Hamadan rugs are hand-woven, high quality village rugs that are manufactured in and around the city of Hamadan in western Iran.
Unlike most other rugs that refer to a particular type from one province or city, the term Hamadan actually refers to a wide variety of rugs that are woven across a vast region.
Hamadan Rugs: Village, Hand-Woven Rugs in 3000 Different Styles
The whole rug weaving region comprises of about 1500 separate and distinct villages in and around the city of Hamadan. Each of these villages produces on average 2 different styles of rugs, with some villages producing more than that.
What this means is that there are about 3,000 different varieties of Hamadan rugs. What’s particularly interesting is that although all of the rugs produced in these regions are called Hamadan rugs, the materials differ quite a bit because the wool has been obtained from sheep across so many different regions and the designs also differ because of the varying influences in each of the regions.
Owning A Hamadan Is Owning A Piece Of Ancient History
With its ideal location right on a road junction in the valley of the ‘Kuh-i-Elwand’ in northwest Iran, Hamadan has long been an important rug weaving and rug marketing center with all of the villages and towns in the surrounding region producing different varieties and sizes of rugs and runners for export.
The whole region for miles and miles around is dotted with a host of spinning mills, knotting shops, dye works and laundries that specialize in rugs.
Antique Hamadan Rugs
Rug enthusiasts and collectors know that buying antique Hamadan Persian rugs is the best investment they can make. One of the oldest cities in the world, Hamadan was earlier known as the cradle of Oriental civilization.
The hand-woven rugs created in this ancient city are pieces of art completely devoid of any recent influences.
When you own an antique Hamadan rug, you own a piece of ancient history. These rugs are remarkable well-constructed, using high quality materials, an impressive palette of colors and a weaving technique that contributes to its famed durability.
Construction Of Hamadan Rugs
The wool used in the construction of Hamadan rugs is obtained from hardy sheep that graze at high altitudes of the area. This wool is very durable and the knotting is hearty and robust, both of which lend to the long lasting quality of these rugs.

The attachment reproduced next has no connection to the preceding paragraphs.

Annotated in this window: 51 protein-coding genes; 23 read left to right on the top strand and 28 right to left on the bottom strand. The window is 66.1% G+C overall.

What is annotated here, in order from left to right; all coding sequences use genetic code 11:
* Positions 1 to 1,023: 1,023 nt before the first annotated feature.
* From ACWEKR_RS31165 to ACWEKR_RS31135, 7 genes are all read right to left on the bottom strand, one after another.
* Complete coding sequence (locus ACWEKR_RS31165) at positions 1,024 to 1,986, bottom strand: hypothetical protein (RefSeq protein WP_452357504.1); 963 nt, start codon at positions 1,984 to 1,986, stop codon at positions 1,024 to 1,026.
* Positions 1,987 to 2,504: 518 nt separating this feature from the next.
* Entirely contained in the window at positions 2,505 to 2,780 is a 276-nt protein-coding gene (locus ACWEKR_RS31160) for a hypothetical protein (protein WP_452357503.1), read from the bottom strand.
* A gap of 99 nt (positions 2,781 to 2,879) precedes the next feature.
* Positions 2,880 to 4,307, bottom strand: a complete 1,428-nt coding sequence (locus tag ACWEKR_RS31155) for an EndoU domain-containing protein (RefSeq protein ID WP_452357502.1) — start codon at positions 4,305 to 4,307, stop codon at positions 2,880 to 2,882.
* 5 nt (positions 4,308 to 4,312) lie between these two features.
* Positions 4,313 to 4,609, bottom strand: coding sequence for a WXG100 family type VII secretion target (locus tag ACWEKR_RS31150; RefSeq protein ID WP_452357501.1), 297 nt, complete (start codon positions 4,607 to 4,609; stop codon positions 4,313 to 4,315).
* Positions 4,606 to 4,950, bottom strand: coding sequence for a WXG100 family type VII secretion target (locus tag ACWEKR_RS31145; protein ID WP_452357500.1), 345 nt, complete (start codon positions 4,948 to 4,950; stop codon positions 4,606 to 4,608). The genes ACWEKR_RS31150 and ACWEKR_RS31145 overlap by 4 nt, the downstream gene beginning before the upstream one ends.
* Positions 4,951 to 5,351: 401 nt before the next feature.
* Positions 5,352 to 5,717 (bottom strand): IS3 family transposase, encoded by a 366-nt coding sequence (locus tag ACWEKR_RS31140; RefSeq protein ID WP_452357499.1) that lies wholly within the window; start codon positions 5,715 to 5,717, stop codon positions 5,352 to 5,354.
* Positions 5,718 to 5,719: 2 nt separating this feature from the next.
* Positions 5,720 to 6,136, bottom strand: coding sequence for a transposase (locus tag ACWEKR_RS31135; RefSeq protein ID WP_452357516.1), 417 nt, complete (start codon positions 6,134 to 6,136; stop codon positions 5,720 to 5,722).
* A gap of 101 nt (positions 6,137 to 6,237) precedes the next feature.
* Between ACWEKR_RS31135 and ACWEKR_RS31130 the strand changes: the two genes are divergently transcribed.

Hamadan rugs are typically single wefted and most of them have a cotton foundation. Older pieces are often tied on wool warp, which is in contrast to today’s rugs with their cotton warp.
Foundation of Hamadan Rugs
Most Hamadan rugs have a single-wefted foundation. When you look at the underside of a rug with a single-wefted foundation, you can clearly see every other warp across the width of the rug creating a unique pattern of defined lines across the rug.
Only Hamadan rugs from the Kasvin area are constructed slightly differently in that they do not have a single-wefted foundation.
There is a slight difference between the Hamadan rugs woven before and after 1915. The newer rugs woven after 1915 have a cotton foundation.
Earlier rugs had a wool foundation, usually on a beige, camel-colored background.
Types of Knots in Hamadan Carpet
One thing common in all Hamadan rugs is that they all have symmetric knots and are thickly woven with densities of about 40 to 100 knots per square inch.
While all of the rugs that come under the umbrella name of Hamadan rugs are characterized by excellent wool and color quality, you will find that there is a vast difference in the knotting techniques that are used in the different weaving regions.
Hamadan weavers used the Ghiordes or Turkish knot to create their rugs. This is a type of symmetrical knot, which is used in only a few types of Persian rugs including Tabriz rugs. Most other Persian rug weavers use the Persian knot, which is asymmetrical.
It’s not surprising that Hamadan weavers used this type of Turkish knot. The city is very close to Tabriz, which was once the capital of the Turkish or Ottoman Empire. The population consisted predominantly of Turks, who influenced all aspects of the region including the rug making styles.
Till today, weavers in both these cities continue to weave rugs using the Turkish symmetrical knot and not the asymmetrical knot that’s otherwise seen in most other Persian rugs.
Besides using a different knotting style, Hamadan weavers also used a different technique in creating their rugs. Hamadan rugs use a single weft weaving technique called the Hamadan weave or the ‘Sennah Baft. This is different from what most other Persian rugs use.
In this single-wefting Hamadan weave technique, one row of weft separates each row of knots. This exposes alternate rows of the rug’s warp, which then forms a characteristic design element of the rug. Unlike other Persian rugs, it is the wefts in these rugs that tend to be more rigid and which give the rug some firmness, while the warps are more supple.
The majority of Hamadan rugs have a geometric pattern. The most common designs that can be seen on most rugs from this region consist of the medallion-and-corner design or the all-over boteh or Herati designs.
Hexagonal shaped and diamond-shaped medallions are common. Often the all-over Herati designs have a narrow field in the shape of a large octagon. There are many variations each with its own unique characteristic features.
Typical Sizes Available
Hamadan weavers usually created rugs for utilitarian purposes. These rugs are typically smaller in size or runners. You can find Hamadan rugs in sizes ranging from 2.8x 4’ to 3.5’x4.10’. Hamadan runners can be found in sizes ranging from 2.9’x16’ to 2.10’x32.9’.
Hamadan rugs make a wonderful household accessory and are in great demand especially because of their excellent quality, high durability and long lasting colors.